The main goal of our lab is to elucidate the complex genetics of Alzheimer's disease (AD) by discovery and characterization of genetic factors that influence its risk and modulate biological quantitative phenotypes (endophenotypes), such as gene expression levels and cognition. AD is the most common form of dementia affecting greater than 35 million individuals worldwide and is characterized primarily by memory decline as well as impairment in other cognitive areas, including language, executive function and visuospatial abilities.
Pathologically, it is characterized by senile plaques composed predominantly of extracellular accumulation of the amyloid β (Aβ) peptide, which is processed from amyloid precursor protein and neurofibrillary tangles, which is formed by intracellular accumulation of the abnormally hyperphosphorylated microtubule associated protein, tau.
Without effective therapies, the number of AD patients is expected to exceed 115 million by the year 2050. It is clear that development of effective therapies for a disease requires a thorough understanding of its pathophysiology, risk and protective factors.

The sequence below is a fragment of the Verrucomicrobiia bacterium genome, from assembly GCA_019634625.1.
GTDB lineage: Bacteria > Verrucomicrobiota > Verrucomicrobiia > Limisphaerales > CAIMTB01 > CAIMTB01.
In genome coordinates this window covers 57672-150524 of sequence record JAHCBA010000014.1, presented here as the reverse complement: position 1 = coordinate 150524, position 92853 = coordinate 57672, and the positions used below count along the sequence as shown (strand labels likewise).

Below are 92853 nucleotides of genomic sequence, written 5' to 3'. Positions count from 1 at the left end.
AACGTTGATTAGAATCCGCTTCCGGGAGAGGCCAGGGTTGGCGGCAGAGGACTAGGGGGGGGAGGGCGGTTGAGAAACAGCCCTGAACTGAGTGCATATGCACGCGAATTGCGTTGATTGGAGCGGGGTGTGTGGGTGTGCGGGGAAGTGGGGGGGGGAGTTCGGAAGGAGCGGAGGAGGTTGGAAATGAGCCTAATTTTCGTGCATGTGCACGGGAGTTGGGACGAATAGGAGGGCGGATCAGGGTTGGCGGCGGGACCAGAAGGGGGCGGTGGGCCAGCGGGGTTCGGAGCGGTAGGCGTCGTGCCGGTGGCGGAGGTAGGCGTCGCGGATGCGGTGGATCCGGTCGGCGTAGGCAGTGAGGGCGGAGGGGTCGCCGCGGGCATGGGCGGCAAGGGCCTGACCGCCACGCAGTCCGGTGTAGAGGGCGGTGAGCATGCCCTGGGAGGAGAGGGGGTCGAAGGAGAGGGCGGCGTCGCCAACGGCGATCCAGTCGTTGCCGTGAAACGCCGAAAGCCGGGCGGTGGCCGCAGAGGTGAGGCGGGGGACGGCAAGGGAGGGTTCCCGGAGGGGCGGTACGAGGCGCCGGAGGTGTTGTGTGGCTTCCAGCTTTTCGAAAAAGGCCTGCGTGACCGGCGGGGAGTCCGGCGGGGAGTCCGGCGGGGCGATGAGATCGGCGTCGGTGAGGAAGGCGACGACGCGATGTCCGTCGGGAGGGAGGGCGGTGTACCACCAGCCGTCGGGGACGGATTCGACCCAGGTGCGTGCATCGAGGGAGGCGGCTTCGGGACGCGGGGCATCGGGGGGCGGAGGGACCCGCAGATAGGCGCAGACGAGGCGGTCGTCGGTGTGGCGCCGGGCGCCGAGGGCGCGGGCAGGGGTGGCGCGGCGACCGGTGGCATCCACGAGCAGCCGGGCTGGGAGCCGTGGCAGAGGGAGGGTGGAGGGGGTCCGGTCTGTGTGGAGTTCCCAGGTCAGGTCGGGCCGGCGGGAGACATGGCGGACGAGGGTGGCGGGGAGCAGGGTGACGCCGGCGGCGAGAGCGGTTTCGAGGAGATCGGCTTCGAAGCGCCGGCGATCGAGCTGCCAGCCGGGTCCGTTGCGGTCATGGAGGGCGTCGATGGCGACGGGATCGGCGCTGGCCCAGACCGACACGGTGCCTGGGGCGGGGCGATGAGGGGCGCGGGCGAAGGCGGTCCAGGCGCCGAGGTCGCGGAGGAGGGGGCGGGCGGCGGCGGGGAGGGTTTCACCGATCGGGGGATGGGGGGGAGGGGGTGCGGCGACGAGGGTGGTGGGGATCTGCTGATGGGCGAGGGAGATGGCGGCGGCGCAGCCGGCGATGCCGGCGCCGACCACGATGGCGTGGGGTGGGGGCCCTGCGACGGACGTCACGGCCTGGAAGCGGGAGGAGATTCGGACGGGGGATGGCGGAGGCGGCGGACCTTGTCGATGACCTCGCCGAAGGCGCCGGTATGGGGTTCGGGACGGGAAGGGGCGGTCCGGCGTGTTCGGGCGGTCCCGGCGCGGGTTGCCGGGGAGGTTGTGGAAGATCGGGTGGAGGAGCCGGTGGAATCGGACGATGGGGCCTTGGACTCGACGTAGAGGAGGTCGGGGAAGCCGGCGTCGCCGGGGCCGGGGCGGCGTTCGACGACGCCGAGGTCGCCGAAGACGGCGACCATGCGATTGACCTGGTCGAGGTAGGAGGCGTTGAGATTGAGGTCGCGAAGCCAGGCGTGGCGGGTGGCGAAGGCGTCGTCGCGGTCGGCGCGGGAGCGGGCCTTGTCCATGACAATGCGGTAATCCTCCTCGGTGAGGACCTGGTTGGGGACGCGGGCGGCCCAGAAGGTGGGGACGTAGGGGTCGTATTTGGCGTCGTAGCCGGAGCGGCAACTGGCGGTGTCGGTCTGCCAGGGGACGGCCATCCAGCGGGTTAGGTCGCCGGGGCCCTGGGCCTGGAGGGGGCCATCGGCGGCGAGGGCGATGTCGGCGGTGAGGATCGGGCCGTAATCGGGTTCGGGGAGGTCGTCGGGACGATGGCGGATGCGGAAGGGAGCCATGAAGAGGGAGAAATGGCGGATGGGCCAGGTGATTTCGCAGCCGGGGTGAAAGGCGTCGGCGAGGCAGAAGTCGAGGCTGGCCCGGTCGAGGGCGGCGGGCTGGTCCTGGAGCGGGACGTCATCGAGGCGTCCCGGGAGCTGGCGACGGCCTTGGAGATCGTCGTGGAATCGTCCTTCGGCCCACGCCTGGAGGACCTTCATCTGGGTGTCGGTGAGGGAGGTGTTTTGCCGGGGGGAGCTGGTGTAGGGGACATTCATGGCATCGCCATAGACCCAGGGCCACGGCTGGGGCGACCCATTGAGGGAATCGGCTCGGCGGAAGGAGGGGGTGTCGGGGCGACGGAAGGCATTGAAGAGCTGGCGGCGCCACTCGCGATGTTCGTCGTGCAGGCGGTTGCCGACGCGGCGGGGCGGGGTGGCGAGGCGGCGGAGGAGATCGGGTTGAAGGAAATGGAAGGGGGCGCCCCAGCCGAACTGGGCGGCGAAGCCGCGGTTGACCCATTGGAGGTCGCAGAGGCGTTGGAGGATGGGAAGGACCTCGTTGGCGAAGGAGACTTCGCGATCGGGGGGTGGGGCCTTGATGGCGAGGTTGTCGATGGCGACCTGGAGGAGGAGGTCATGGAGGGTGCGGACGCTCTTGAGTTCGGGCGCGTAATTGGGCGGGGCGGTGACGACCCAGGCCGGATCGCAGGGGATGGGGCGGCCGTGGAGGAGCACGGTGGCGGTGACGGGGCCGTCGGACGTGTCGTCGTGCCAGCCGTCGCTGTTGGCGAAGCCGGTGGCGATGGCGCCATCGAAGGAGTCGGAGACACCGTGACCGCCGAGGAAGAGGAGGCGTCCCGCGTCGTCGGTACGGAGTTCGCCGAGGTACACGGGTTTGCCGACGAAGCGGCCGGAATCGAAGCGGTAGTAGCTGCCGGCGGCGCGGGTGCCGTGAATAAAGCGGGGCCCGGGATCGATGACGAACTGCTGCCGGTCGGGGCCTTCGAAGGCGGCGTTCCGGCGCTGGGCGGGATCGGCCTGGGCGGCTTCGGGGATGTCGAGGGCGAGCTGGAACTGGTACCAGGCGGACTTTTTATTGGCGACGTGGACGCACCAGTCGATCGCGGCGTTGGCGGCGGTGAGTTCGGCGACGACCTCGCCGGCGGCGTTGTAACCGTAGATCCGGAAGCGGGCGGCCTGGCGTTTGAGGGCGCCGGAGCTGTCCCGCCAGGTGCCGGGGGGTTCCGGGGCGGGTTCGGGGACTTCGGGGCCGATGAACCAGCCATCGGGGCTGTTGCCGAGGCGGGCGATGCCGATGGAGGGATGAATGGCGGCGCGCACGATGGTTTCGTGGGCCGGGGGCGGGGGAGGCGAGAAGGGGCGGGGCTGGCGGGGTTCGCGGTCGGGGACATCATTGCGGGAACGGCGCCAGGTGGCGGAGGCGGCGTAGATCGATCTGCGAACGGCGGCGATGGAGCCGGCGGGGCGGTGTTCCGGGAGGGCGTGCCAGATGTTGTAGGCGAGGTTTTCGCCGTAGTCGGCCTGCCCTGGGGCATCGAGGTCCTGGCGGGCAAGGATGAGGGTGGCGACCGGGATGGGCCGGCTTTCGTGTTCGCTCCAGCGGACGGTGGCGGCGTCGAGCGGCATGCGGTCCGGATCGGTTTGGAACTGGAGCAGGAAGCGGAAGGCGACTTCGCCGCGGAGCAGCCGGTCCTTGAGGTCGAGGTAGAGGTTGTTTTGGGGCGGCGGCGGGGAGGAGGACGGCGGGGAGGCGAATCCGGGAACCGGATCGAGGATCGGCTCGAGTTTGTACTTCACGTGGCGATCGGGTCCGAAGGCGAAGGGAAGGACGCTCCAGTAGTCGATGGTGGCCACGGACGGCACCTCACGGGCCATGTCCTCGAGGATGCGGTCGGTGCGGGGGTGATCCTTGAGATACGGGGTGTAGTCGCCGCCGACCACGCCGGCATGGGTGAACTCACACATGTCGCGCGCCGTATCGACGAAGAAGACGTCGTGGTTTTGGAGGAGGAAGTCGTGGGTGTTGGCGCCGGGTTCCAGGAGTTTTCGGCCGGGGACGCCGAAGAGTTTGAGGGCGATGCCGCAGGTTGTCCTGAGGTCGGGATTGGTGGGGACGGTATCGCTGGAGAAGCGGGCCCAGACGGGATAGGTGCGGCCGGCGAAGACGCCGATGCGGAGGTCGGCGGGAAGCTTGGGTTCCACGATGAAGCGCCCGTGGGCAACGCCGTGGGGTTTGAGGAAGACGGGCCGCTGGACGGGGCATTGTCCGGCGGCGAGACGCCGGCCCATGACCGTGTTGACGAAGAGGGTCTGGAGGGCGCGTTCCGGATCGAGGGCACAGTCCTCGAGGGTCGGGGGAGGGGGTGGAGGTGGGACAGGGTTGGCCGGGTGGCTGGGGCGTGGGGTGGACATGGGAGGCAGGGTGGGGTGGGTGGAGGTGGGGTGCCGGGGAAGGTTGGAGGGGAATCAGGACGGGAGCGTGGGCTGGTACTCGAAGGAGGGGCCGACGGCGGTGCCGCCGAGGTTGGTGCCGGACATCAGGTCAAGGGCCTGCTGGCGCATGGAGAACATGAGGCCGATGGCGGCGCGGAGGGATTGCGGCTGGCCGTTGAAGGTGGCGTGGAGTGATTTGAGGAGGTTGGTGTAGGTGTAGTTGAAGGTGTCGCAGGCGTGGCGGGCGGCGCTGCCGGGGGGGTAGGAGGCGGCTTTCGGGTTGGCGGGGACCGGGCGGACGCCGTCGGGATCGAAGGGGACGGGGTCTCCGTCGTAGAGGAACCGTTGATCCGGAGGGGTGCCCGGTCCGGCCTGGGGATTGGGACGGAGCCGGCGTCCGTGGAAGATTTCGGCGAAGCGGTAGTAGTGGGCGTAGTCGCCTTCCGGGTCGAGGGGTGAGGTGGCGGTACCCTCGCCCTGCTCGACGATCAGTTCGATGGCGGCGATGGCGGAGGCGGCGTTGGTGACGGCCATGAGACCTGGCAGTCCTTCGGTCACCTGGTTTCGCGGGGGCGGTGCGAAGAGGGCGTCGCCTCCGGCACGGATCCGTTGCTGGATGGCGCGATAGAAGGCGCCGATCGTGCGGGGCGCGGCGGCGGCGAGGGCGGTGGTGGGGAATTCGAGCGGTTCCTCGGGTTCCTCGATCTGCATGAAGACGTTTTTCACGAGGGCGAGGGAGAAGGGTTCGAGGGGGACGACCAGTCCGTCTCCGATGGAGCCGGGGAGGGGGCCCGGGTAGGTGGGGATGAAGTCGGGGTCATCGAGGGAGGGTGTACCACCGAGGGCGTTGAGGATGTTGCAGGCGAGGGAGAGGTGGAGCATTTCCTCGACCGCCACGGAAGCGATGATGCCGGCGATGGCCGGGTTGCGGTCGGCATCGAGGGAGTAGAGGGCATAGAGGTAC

Recognizing the underlying genetic component of a disease and identification of genetic risk and protective factors constitute an important approach to elucidate the disease mechanism. This knowledge could aid in the development of novel therapeutic approaches by identifying druggable targets. Furthermore, genetic risk and protective factors could potentially be used as biomarkers to determine at-risk populations in which to commence drug therapy in the pre-symptomatic stage. The identification of deterministic, Mendelian mutations in the amyloid precursor protein (APP), presenilin 1 (PSEN1), and PSEN2 genes responsible for early-onset autosomal dominant familial forms of AD led to a better understanding of the pathophysiology of this disease. These mutations explain less than 1 percent of all AD. The common late-onset form of AD (LOAD) also has a substantial genetic component that is only partially explained by Apolipoprotein ε4, the only widely accepted genetic risk factor for late-onset AD. There are a number of approaches in our lab that aim to uncover this as yet unexplained, underlying genetics of LOAD. The details of these approaches and the associated projects are described under Current Projects.
- Genetics of gene expression in Alzheimer's disease (AD)
- Mapping and functional characterization of novel Alzheimer's disease (AD) risk genes and alleles
- Assessment of quantitative biological phenotypes as potential endophenotypes for Alzheimer's disease (AD)